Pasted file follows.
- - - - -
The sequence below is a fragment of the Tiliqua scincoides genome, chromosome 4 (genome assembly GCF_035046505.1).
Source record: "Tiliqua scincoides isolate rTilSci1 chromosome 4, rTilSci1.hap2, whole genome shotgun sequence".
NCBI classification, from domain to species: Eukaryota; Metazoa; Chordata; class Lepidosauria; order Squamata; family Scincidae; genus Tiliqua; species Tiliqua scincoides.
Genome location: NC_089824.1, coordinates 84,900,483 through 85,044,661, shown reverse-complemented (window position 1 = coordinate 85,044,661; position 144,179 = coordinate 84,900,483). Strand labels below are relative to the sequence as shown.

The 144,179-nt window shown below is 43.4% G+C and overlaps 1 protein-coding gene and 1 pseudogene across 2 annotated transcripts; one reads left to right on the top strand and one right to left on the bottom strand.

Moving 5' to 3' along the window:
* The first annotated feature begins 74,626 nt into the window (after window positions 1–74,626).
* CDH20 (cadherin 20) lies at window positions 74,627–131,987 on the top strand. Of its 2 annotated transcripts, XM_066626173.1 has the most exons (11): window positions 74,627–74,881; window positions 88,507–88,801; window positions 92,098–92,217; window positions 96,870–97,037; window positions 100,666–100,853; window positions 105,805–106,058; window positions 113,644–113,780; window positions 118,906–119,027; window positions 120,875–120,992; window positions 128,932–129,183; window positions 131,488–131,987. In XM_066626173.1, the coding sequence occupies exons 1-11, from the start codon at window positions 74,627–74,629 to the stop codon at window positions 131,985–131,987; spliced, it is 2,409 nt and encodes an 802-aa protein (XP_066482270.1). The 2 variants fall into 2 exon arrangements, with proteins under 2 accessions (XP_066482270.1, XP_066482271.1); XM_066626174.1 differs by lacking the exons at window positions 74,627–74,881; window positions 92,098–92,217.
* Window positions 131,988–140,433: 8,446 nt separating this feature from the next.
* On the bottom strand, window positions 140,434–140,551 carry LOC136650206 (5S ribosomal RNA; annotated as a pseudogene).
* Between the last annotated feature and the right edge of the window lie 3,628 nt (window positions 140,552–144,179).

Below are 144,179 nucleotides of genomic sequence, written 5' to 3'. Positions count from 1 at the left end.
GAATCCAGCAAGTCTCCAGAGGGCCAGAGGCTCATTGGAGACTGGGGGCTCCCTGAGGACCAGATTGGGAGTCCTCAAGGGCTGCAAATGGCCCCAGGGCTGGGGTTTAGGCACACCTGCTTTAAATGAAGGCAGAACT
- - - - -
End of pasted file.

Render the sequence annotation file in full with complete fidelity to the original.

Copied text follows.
The sequence below is a fragment of the Tiliqua scincoides genome, chromosome 4 (genome assembly GCF_035046505.1).
Source record: "Tiliqua scincoides isolate rTilSci1 chromosome 4, rTilSci1.hap2, whole genome shotgun sequence".
NCBI classification, from domain to species: Eukaryota; Metazoa; Chordata; class Lepidosauria; order Squamata; family Scincidae; genus Tiliqua; species Tiliqua scincoides.
Genome location: NC_089824.1, coordinates 84,900,483 through 85,044,661, shown reverse-complemented (window position 1 = coordinate 85,044,661; position 144,179 = coordinate 84,900,483). Strand labels below are relative to the sequence as shown.

The 144,179-nt window shown below is 43.4% G+C and overlaps 1 protein-coding gene and 1 pseudogene across 2 annotated transcripts; one reads left to right on the top strand and one right to left on the bottom strand.

Moving 5' to 3' along the window:
* The first annotated feature begins 74,626 nt into the window (after window positions 1–74,626).
* CDH20 (cadherin 20) lies at window positions 74,627–131,987 on the top strand. Of its 2 annotated transcripts, XM_066626173.1 has the most exons (11): window positions 74,627–74,881; window positions 88,507–88,801; window positions 92,098–92,217; window positions 96,870–97,037; window positions 100,666–100,853; window positions 105,805–106,058; window positions 113,644–113,780; window positions 118,906–119,027; window positions 120,875–120,992; window positions 128,932–129,183; window positions 131,488–131,987. In XM_066626173.1, the coding sequence occupies exons 1-11, from the start codon at window positions 74,627–74,629 to the stop codon at window positions 131,985–131,987; spliced, it is 2,409 nt and encodes an 802-aa protein (XP_066482270.1). The 2 variants fall into 2 exon arrangements, with proteins under 2 accessions (XP_066482270.1, XP_066482271.1); XM_066626174.1 differs by lacking the exons at window positions 74,627–74,881; window positions 92,098–92,217.
* Window positions 131,988–140,433: 8,446 nt separating this feature from the next.
* On the bottom strand, window positions 140,434–140,551 carry LOC136650206 (5S ribosomal RNA; annotated as a pseudogene).
* Between the last annotated feature and the right edge of the window lie 3,628 nt (window positions 140,552–144,179).

Below are 144,179 nucleotides of genomic sequence, written 5' to 3'. Positions count from 1 at the left end.
GAATCCAGCAAGTCTCCAGAGGGCCAGAGGCTCATTGGAGACTGGGGGCTCCCTGAGGACCAGATTGGGAGTCCTCAAGGGCTGCAAATGGCCCCAGGGCTGGGGTTTAGGCACACCTGCTTTAAATGAAGGCAGAACT